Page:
Fire-ice, or methane hydrate, is a fascinating phenomenon in which natural gas becomes trapped in a frozen, solid state deep beneath the ocean floor. This compound is formed as a result of the combination of methane, a potent greenhouse gas, and water, which together create an ice-like structure. Recent research published in Nature Geoscience has uncovered evidence that this fire-ice has previously thawed during periods of historical climate warming, releasing large quantities of methane into the atmosphere.
Ongoing concerns about the impact of human-driven climate change pose the question of how this fire-ice may respond to increasing ocean temperatures. The potential melting of these methane hydrates and subsequent methane release could have significant ramifications for our environment. As technology advances, scientists and researchers from organizations, such as the Department of Energy, are working on developing methods to harness and utilize this hydrocarbon as an energy source, while also considering the challenges associated with mining and flammability.
Why is Methane a Problem?
Methane is responsible for approximately 16% of global greenhouse gas emissions and is the second most abundant greenhouse gas after carbon dioxide. Although it has a shorter lifespan in the atmosphere, it is 25 times more effective than carbon dioxide in trapping heat, leading to increased global temperatures.
Significant sources of methane include agriculture and decomposition processes in marshes, landfills, and fossil fuels. In 2021, the Intergovernmental Panel on Climate Change (IPCC) recognized methane emissions as a priority for tackling climate change in the upcoming decade.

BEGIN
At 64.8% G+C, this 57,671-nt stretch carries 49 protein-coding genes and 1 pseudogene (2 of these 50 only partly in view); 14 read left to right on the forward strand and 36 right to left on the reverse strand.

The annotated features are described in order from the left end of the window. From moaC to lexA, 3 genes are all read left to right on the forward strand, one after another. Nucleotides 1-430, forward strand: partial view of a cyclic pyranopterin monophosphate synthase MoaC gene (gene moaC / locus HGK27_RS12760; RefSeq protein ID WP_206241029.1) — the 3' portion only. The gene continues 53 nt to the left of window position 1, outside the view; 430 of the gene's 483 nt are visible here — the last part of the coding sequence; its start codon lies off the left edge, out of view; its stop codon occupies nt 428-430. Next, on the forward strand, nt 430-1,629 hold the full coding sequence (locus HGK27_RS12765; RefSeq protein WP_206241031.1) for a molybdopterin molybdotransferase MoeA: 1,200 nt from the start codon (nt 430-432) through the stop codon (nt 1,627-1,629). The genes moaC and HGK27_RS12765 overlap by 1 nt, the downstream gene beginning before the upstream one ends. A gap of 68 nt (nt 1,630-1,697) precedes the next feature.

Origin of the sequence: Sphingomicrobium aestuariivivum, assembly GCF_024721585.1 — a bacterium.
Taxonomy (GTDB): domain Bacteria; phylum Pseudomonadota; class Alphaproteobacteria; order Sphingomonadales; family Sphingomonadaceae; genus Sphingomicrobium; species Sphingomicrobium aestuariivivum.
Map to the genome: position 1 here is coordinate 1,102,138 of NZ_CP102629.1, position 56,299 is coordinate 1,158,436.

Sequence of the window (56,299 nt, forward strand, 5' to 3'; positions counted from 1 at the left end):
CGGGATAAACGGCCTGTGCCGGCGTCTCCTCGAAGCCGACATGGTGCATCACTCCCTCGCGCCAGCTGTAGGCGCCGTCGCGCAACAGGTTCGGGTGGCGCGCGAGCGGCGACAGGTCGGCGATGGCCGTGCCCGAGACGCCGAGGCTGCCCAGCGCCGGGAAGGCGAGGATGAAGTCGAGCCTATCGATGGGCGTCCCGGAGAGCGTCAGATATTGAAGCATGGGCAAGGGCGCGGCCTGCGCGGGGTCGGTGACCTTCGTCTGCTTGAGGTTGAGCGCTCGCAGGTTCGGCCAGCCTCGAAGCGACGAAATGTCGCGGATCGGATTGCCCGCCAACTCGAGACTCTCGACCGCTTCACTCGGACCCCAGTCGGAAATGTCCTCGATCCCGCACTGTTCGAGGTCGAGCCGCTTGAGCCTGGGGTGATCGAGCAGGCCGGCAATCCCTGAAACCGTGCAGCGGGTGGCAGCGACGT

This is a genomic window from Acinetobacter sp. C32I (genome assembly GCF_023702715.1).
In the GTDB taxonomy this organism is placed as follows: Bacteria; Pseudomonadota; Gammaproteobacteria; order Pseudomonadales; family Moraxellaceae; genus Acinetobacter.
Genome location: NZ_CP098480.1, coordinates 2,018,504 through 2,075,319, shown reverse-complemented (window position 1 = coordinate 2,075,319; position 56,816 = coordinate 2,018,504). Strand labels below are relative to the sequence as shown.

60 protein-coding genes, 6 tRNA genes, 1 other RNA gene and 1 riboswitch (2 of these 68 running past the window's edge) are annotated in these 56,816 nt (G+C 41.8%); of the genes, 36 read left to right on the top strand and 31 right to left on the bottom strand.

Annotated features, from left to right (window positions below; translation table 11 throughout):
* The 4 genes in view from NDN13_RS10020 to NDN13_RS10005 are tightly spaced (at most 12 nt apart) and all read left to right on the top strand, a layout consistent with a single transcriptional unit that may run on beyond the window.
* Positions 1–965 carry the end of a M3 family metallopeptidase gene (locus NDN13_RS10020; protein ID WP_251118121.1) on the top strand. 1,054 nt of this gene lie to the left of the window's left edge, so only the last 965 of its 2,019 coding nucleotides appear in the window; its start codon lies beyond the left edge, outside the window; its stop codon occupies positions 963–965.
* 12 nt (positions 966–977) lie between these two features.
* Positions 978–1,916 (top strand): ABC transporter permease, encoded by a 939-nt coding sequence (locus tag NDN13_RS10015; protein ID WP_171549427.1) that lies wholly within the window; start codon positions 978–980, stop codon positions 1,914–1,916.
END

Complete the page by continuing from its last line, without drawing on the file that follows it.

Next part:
One concerning form of methane release is from “fire ice,” or methane hydrates, which are frozen deposits found deep beneath the ocean floor. Scientists believe that thawing fire ice has contributed to past climate changes and has been linked to ocean warming in the Southern Hemisphere.
Addressing methane emissions is crucial in the fight against climate change, as reducing atmospheric methane concentrations can help slow down global warming and its impacts on the Earth’s environment. Consequently, it is essential for scientists, policymakers, and industries to actively work on mitigating methane emissions for the benefit of our planet.
Exploring the Pockmarks
An international group of researchers utilized advanced 3D seismic imaging techniques to examine a section of methane hydrates, also known as “fire-ice,” near the coast of Mauritania in Africa. The Department of Energy identifies such gas hydrates as immense sources of methane, containing somewhere between 250,000 to 700,000 trillion cubic feet.
In their investigation, scientists discovered an instance in which methane traveled over 25 miles from the deeper areas of the continental slope toward the edge of the underwater shelf. This could have happened during past warming periods over 2.6 million years, when the fire-ice began to thaw and the methane possibly escaped to the ocean through a field of underwater depressions called pockmarks.
Richard Davies, a study co-author and petroleum geologist at Newcastle University, highlighted the significance of these findings: “Scientists had previously thought this hydrate was not vulnerable to climatic warming, but we have shown that some of it is.”
Previous investigations explored how variations in bottom water temperature near continental margins might impact the release of methane from hydrates. However, those studies mainly focused on a smaller portion of global methane hydrates in shallower regions. This study examined methane release from the base of the hydrate stability zone, an area of the ocean ranging from 1,476 to 2,296 feet deep. The researchers found that methane from this zone traveled significantly towards land.
Christian Berndt, a study co-author and geophysicist at the GEOMAR research institute in Germany emphasizes the importance of the discovery: “So far, research efforts focused on the shallowest parts of the hydrate stability zone, because we thought that only this portion is sensitive to climate variations. The new data clearly show that far larger volumes of methane may be liberated from marine hydrates and we really have to get to the bottom of this to understand better the role of hydrates in the climate system.”